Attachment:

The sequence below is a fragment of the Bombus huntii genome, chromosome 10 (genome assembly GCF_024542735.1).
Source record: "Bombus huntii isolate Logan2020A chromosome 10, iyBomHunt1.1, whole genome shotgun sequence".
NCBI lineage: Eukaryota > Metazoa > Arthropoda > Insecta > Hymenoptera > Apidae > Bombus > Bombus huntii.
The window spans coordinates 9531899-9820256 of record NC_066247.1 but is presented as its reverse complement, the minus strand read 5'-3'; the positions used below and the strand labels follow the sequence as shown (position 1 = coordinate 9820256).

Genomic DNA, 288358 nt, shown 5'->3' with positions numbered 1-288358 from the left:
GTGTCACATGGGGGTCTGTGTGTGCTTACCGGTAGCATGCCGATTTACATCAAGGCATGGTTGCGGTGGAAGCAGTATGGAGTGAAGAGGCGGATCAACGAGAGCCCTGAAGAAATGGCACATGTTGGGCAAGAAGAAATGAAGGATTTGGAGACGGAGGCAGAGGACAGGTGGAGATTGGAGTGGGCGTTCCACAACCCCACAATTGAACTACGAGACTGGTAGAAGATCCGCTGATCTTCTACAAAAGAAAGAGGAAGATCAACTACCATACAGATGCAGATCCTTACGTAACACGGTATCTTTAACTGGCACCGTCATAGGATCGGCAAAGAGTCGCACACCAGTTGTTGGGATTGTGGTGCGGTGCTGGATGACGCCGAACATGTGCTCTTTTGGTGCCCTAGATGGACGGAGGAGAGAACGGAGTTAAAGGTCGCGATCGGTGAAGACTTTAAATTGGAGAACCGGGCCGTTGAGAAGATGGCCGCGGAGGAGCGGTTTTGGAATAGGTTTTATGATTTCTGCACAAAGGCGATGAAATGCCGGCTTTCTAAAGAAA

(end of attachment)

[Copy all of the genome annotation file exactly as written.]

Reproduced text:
The sequence below is a fragment of the Bombus huntii genome, chromosome 10 (genome assembly GCF_024542735.1).
Source record: "Bombus huntii isolate Logan2020A chromosome 10, iyBomHunt1.1, whole genome shotgun sequence".
NCBI lineage: Eukaryota > Metazoa > Arthropoda > Insecta > Hymenoptera > Apidae > Bombus > Bombus huntii.
The window spans coordinates 9531899-9820256 of record NC_066247.1 but is presented as its reverse complement, the minus strand read 5'-3'; the positions used below and the strand labels follow the sequence as shown (position 1 = coordinate 9820256).

Genomic DNA, 288358 nt, shown 5'->3' with positions numbered 1-288358 from the left:
GTGTCACATGGGGGTCTGTGTGTGCTTACCGGTAGCATGCCGATTTACATCAAGGCATGGTTGCGGTGGAAGCAGTATGGAGTGAAGAGGCGGATCAACGAGAGCCCTGAAGAAATGGCACATGTTGGGCAAGAAGAAATGAAGGATTTGGAGACGGAGGCAGAGGACAGGTGGAGATTGGAGTGGGCGTTCCACAACCCCACAATTGAACTACGAGACTGGTAGAAGATCCGCTGATCTTCTACAAAAGAAAGAGGAAGATCAACTACCATACAGATGCAGATCCTTACGTAACACGGTATCTTTAACTGGCACCGTCATAGGATCGGCAAAGAGTCGCACACCAGTTGTTGGGATTGTGGTGCGGTGCTGGATGACGCCGAACATGTGCTCTTTTGGTGCCCTAGATGGACGGAGGAGAGAACGGAGTTAAAGGTCGCGATCGGTGAAGACTTTAAATTGGAGAACCGGGCCGTTGAGAAGATGGCCGCGGAGGAGCGGTTTTGGAATAGGTTTTATGATTTCTGCACAAAGGCGATGAAATGCCGGCTTTCTAAAGAAA